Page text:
This table shows “carbon intensity”. Carbon intesity is roughly the reciprocal of “greenhouse gas intensity”. That is, it is the ratio of GDP to emisssions, rather than emissions to GDP. Thuse it is better to have a *higher* carbon intensity, wheras it is better to have a *lower* greenhouse gas intensity. The Unites States shows up as number 39 on the list, far below almost every other developed country. Thus, if the US is trying to argue that it is doing a good job in holding down its greenhouse gas emissions, the argument is not very strong. It does have a good case to make against a country like China, which is much worse. But most of the US’s highly-developed peers are doing a much better job.
    The second, and much more important, problem with the US argument is that while political reforms and economic modernization, efficiency and regulation in smaller, low-output economies might be successful in producing a more favorable global greenhouse gas *intensity*, these changes will also produce more economic growth and higher GDP’s and will result in a net *increase* in greenhouse gases. The fundamental fact is that greenhouse gas emissions are an *urgent global problem*, and it is not enough to reduce those emissions only as a percentage of global economic output. It is essential that we begin to reduce the *aggregate amount* of greenhouse gases going into the atmosphere. To do that, one must go right to the economies and sources that show the greatest potential for effecting a substantial change in the global picture. We must identify the major national sources of greenhouse gases emissions, without regard to emission intensity, and get those countries to push their pollution output sharply and dramatically downward, as quickly as possible.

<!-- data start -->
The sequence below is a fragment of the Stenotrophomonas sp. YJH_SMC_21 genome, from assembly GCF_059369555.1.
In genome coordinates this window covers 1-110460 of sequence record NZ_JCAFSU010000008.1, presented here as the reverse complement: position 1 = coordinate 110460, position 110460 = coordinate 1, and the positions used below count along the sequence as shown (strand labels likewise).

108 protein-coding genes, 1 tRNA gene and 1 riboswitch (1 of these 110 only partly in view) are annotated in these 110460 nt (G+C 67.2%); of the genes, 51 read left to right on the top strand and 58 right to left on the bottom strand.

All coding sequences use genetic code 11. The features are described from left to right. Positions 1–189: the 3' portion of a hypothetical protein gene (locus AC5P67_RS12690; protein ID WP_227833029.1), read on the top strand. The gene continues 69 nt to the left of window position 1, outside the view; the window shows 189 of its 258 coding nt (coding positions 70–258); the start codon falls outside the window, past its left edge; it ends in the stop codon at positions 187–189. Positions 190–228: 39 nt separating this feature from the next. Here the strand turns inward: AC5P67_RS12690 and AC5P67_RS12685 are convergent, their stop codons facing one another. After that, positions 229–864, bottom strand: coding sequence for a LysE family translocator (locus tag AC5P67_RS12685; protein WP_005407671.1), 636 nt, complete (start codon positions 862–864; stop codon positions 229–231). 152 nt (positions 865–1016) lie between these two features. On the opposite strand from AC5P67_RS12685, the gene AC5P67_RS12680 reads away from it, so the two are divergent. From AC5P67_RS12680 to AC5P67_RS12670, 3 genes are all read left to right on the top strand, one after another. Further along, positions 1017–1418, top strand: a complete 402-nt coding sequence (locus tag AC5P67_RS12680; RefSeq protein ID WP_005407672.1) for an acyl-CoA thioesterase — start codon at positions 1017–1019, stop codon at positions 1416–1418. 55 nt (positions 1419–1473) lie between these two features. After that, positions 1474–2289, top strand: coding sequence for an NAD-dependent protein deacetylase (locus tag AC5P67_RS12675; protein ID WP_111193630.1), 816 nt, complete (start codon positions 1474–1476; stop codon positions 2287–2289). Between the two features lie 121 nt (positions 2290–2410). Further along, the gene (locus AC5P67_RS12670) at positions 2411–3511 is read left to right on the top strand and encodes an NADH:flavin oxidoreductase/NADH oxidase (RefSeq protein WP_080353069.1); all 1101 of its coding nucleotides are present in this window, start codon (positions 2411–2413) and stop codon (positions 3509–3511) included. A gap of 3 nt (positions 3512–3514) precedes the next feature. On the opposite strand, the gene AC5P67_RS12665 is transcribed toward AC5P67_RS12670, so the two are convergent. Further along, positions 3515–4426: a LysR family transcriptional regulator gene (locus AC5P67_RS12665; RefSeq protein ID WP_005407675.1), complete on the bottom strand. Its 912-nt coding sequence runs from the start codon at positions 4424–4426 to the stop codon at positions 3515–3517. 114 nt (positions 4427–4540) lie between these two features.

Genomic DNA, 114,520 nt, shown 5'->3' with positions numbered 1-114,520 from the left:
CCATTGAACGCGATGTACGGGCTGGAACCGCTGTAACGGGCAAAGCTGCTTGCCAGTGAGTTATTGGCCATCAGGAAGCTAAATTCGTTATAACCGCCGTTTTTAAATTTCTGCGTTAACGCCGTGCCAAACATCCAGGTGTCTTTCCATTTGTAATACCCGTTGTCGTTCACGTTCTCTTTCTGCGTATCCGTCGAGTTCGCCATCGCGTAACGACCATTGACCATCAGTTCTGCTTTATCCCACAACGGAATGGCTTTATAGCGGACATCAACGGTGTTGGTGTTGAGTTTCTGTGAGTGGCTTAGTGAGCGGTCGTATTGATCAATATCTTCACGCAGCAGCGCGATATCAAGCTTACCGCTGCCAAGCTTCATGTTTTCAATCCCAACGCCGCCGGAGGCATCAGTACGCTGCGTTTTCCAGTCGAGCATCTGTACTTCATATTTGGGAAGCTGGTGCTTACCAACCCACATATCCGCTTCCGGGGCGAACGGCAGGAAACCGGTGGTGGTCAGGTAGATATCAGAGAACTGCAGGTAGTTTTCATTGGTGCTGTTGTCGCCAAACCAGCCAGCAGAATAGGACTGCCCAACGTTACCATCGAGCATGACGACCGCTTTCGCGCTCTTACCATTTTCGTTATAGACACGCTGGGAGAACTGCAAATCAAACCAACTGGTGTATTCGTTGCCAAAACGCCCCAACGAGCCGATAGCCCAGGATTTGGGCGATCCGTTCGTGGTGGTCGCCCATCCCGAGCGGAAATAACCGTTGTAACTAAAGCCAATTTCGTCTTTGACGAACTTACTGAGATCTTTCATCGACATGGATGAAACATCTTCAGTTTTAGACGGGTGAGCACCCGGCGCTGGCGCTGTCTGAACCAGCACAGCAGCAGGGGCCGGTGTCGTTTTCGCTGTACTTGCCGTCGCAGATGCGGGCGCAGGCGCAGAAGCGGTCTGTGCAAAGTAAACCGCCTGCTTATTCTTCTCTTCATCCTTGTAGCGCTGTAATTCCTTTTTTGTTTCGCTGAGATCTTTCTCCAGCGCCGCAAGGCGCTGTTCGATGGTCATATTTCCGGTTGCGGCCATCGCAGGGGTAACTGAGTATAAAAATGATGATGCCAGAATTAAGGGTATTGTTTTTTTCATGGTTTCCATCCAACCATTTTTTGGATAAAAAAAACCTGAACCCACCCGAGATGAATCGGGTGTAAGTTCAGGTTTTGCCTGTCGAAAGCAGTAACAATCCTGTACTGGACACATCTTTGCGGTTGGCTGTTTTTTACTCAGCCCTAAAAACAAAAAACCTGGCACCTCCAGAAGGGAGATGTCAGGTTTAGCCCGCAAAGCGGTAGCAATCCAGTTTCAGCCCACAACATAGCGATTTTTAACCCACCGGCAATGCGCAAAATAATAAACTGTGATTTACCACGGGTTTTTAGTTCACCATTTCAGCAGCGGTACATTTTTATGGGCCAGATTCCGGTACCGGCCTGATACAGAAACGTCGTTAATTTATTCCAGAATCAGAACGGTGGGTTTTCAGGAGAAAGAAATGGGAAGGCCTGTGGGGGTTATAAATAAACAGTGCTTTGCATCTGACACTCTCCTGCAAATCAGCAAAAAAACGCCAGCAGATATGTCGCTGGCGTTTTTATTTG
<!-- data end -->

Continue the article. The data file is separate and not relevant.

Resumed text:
Suppose the world’s economic output will grow by 25% over a period of X years, and that during that same time we hope to cut aggregate greenhouse gas emissions in half. Then the *global* greenhouse gas intensity at the end of that period of time will have to be 40% of what it is today. We are not going to be able to make that kind of change by working around the edges of the global economy, reducing greenhouse gas intensities here and there, in a huge number of low-output economies, with all the political and economic transformations such changes will require. Rather we must go right to the high-output, high aggregate emissions economies. These are the countries with well-developed political systems and high levels of economic and social organization, and the places that offer the most promise of making a major positive impact on climate issues, in a relatively short amount of time. They are, in effect, the “big prizes” in the global race against the clock to arrest climate change.

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  8. Pissed Off American says:

    Oops, sorry “Gene Ha”, I didn’t read the posts before I commented.

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  9. Pissed Off American says:

    “U.S. Greenhouse gas emissions increased only .6% between 2004 and 2005, compared with a 1% increase over the 1990-2005 period.”
    This piece of shit must think he is addressing a gaggle of drooling idiots. Using his figures, quoted above, comparing a one year bloc of time against a fifteen year bloc of time……
    Well, you get my point.

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  10. Pissed Off American says:

    “U.S. Greenhouse gas emissions increased only .6% between 2004 and 2005, compared with a 1% increase over the 1990-2005 period.”
    This piece of shit must think he is addressing a gaggle of drooling idiots. Using his figures, quoted above, comparing a one year bloc of time against a fifteen year bloc of time……
    Well, you get my point.

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  11. Carroll says:

    If there are two words I am sick of they are “productivity” and “growth”.
    Capitalism has become a Frankenstein monster…thanks to all our mindless productivity and growth cannibals.

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  12. Gene Ha says:

    Wow. Here’s my favorite bit on first reading:
    “U.S. Greenhouse gas emissions increased only .6% between 2004 and 2005, compared with a 1% increase over the 1990-2005 period.”
    Comparing a one year period against a 15 year period. If we continue at .6% increase for the same period, that’ll be just under a 9% increase by 2019! I hope that was just bad phrasing and he meant a 1% annual increase.